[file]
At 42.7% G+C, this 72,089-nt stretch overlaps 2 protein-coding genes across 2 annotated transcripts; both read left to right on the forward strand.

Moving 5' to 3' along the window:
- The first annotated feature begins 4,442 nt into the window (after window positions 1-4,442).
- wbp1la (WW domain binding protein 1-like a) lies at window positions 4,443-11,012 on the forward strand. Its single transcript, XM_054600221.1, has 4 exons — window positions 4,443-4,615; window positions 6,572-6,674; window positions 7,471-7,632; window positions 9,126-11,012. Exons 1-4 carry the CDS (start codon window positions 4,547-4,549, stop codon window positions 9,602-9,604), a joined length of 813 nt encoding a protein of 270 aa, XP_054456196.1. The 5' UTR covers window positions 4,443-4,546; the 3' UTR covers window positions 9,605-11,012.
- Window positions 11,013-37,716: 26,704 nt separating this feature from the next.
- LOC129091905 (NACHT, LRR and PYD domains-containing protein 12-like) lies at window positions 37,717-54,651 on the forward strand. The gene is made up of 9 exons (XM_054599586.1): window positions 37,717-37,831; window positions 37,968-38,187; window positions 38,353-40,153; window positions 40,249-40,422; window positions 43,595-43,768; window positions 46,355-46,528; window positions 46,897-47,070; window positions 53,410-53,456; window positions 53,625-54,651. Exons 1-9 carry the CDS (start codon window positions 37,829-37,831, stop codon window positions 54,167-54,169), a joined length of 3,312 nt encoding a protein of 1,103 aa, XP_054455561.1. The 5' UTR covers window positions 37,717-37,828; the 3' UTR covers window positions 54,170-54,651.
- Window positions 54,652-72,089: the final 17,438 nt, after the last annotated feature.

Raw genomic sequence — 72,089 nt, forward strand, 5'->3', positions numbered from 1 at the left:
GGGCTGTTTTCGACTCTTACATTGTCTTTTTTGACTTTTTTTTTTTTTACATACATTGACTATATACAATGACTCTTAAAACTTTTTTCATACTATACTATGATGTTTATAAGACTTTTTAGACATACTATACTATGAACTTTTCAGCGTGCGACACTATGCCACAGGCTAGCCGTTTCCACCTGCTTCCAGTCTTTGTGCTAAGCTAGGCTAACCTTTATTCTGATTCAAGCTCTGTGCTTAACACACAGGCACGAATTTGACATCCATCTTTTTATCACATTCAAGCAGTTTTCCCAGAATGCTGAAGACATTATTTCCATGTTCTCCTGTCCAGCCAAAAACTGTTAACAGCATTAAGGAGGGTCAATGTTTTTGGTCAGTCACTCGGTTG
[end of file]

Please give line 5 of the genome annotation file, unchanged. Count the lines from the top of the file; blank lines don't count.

- Window positions 11,013-37,716: 26,704 nt separating this feature from the next.